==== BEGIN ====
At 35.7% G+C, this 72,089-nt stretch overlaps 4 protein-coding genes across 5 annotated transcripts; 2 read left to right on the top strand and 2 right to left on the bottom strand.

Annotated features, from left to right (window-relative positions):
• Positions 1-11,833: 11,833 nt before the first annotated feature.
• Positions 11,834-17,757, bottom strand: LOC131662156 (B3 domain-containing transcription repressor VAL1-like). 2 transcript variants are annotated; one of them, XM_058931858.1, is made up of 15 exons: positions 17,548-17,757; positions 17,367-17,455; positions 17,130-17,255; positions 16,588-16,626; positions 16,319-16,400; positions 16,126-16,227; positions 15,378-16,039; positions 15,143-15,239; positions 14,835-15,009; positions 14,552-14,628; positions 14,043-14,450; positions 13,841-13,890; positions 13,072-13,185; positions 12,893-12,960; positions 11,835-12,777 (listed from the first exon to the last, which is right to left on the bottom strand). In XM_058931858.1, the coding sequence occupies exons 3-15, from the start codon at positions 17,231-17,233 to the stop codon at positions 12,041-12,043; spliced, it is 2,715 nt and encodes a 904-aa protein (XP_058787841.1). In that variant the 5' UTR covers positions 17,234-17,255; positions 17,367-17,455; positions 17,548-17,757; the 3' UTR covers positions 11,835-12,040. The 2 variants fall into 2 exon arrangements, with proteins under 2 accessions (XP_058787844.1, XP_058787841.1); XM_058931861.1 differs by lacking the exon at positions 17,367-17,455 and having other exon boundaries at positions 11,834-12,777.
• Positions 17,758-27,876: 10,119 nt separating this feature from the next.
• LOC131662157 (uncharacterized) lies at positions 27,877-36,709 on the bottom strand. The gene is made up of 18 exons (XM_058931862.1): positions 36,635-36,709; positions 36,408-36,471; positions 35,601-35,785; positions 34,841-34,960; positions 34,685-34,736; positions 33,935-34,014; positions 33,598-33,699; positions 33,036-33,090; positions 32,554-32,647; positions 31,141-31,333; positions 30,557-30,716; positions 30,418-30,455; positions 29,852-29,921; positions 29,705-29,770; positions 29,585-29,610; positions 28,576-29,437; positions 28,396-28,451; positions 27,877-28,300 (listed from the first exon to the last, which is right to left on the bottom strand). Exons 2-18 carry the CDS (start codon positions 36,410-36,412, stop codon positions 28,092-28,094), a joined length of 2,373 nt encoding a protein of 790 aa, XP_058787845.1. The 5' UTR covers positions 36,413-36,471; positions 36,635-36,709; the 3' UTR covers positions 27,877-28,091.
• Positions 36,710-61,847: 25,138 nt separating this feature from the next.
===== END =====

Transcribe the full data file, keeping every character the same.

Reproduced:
At 35.7% G+C, this 72,089-nt stretch overlaps 4 protein-coding genes across 5 annotated transcripts; 2 read left to right on the top strand and 2 right to left on the bottom strand.

Annotated features, from left to right (window-relative positions):
• Positions 1-11,833: 11,833 nt before the first annotated feature.
• Positions 11,834-17,757, bottom strand: LOC131662156 (B3 domain-containing transcription repressor VAL1-like). 2 transcript variants are annotated; one of them, XM_058931858.1, is made up of 15 exons: positions 17,548-17,757; positions 17,367-17,455; positions 17,130-17,255; positions 16,588-16,626; positions 16,319-16,400; positions 16,126-16,227; positions 15,378-16,039; positions 15,143-15,239; positions 14,835-15,009; positions 14,552-14,628; positions 14,043-14,450; positions 13,841-13,890; positions 13,072-13,185; positions 12,893-12,960; positions 11,835-12,777 (listed from the first exon to the last, which is right to left on the bottom strand). In XM_058931858.1, the coding sequence occupies exons 3-15, from the start codon at positions 17,231-17,233 to the stop codon at positions 12,041-12,043; spliced, it is 2,715 nt and encodes a 904-aa protein (XP_058787841.1). In that variant the 5' UTR covers positions 17,234-17,255; positions 17,367-17,455; positions 17,548-17,757; the 3' UTR covers positions 11,835-12,040. The 2 variants fall into 2 exon arrangements, with proteins under 2 accessions (XP_058787844.1, XP_058787841.1); XM_058931861.1 differs by lacking the exon at positions 17,367-17,455 and having other exon boundaries at positions 11,834-12,777.
• Positions 17,758-27,876: 10,119 nt separating this feature from the next.
• LOC131662157 (uncharacterized) lies at positions 27,877-36,709 on the bottom strand. The gene is made up of 18 exons (XM_058931862.1): positions 36,635-36,709; positions 36,408-36,471; positions 35,601-35,785; positions 34,841-34,960; positions 34,685-34,736; positions 33,935-34,014; positions 33,598-33,699; positions 33,036-33,090; positions 32,554-32,647; positions 31,141-31,333; positions 30,557-30,716; positions 30,418-30,455; positions 29,852-29,921; positions 29,705-29,770; positions 29,585-29,610; positions 28,576-29,437; positions 28,396-28,451; positions 27,877-28,300 (listed from the first exon to the last, which is right to left on the bottom strand). Exons 2-18 carry the CDS (start codon positions 36,410-36,412, stop codon positions 28,092-28,094), a joined length of 2,373 nt encoding a protein of 790 aa, XP_058787845.1. The 5' UTR covers positions 36,413-36,471; positions 36,635-36,709; the 3' UTR covers positions 27,877-28,091.
• Positions 36,710-61,847: 25,138 nt separating this feature from the next.